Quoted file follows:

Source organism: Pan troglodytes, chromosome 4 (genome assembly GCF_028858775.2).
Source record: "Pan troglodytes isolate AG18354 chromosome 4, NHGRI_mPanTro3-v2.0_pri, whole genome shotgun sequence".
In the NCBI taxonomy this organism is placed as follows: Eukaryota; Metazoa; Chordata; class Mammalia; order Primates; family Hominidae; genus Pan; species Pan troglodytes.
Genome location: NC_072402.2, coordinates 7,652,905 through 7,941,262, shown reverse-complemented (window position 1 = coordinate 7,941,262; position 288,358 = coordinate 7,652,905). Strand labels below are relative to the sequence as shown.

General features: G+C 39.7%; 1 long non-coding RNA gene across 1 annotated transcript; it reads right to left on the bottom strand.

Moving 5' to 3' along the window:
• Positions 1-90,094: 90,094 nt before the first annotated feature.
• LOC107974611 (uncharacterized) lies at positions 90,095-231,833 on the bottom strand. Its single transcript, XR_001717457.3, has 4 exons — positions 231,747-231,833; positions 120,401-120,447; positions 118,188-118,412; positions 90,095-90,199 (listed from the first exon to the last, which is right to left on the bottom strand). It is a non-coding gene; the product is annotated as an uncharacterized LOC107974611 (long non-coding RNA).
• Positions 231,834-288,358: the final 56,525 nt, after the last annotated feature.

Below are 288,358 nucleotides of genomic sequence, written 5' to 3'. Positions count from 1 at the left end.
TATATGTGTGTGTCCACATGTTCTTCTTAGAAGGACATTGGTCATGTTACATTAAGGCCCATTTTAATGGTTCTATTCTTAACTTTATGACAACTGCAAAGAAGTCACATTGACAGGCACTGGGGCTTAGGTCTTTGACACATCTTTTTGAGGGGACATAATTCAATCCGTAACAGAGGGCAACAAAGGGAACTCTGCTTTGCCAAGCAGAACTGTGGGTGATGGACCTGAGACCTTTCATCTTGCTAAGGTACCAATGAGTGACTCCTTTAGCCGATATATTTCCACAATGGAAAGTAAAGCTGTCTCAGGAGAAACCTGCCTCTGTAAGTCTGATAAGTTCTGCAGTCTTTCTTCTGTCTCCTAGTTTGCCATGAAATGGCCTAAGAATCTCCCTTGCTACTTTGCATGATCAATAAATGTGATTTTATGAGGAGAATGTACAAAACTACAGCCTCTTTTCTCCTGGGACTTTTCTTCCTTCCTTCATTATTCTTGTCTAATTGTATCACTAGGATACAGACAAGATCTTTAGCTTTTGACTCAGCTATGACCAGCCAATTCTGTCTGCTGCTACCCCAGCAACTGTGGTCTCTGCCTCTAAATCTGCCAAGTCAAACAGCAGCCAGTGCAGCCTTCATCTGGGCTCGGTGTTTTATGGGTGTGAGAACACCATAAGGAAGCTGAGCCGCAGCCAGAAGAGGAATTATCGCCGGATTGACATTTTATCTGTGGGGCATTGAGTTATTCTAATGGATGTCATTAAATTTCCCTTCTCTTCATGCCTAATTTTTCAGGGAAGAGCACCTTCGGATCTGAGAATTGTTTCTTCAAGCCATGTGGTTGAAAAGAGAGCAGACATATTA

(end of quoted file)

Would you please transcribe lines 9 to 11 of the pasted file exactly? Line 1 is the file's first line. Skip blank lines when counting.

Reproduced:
• Positions 231,834-288,358: the final 56,525 nt, after the last annotated feature.

Below are 288,358 nucleotides of genomic sequence, written 5' to 3'. Positions count from 1 at the left end.
TATATGTGTGTGTCCACATGTTCTTCTTAGAAGGACATTGGTCATGTTACATTAAGGCCCATTTTAATGGTTCTATTCTTAACTTTATGACAACTGCAAAGAAGTCACATTGACAGGCACTGGGGCTTAGGTCTTTGACACATCTTTTTGAGGGGACATAATTCAATCCGTAACAGAGGGCAACAAAGGGAACTCTGCTTTGCCAAGCAGAACTGTGGGTGATGGACCTGAGACCTTTCATCTTGCTAAGGTACCAATGAGTGACTCCTTTAGCCGATATATTTCCACAATGGAAAGTAAAGCTGTCTCAGGAGAAACCTGCCTCTGTAAGTCTGATAAGTTCTGCAGTCTTTCTTCTGTCTCCTAGTTTGCCATGAAATGGCCTAAGAATCTCCCTTGCTACTTTGCATGATCAATAAATGTGATTTTATGAGGAGAATGTACAAAACTACAGCCTCTTTTCTCCTGGGACTTTTCTTCCTTCCTTCATTATTCTTGTCTAATTGTATCACTAGGATACAGACAAGATCTTTAGCTTTTGACTCAGCTATGACCAGCCAATTCTGTCTGCTGCTACCCCAGCAACTGTGGTCTCTGCCTCTAAATCTGCCAAGTCAAACAGCAGCCAGTGCAGCCTTCATCTGGGCTCGGTGTTTTATGGGTGTGAGAACACCATAAGGAAGCTGAGCCGCAGCCAGAAGAGGAATTATCGCCGGATTGACATTTTATCTGTGGGGCATTGAGTTATTCTAATGGATGTCATTAAATTTCCCTTCTCTTCATGCCTAATTTTTCAGGGAAGAGCACCTTCGGATCTGAGAATTGTTTCTTCAAGCCATGTGGTTGAAAAGAGAGCAGACATATTA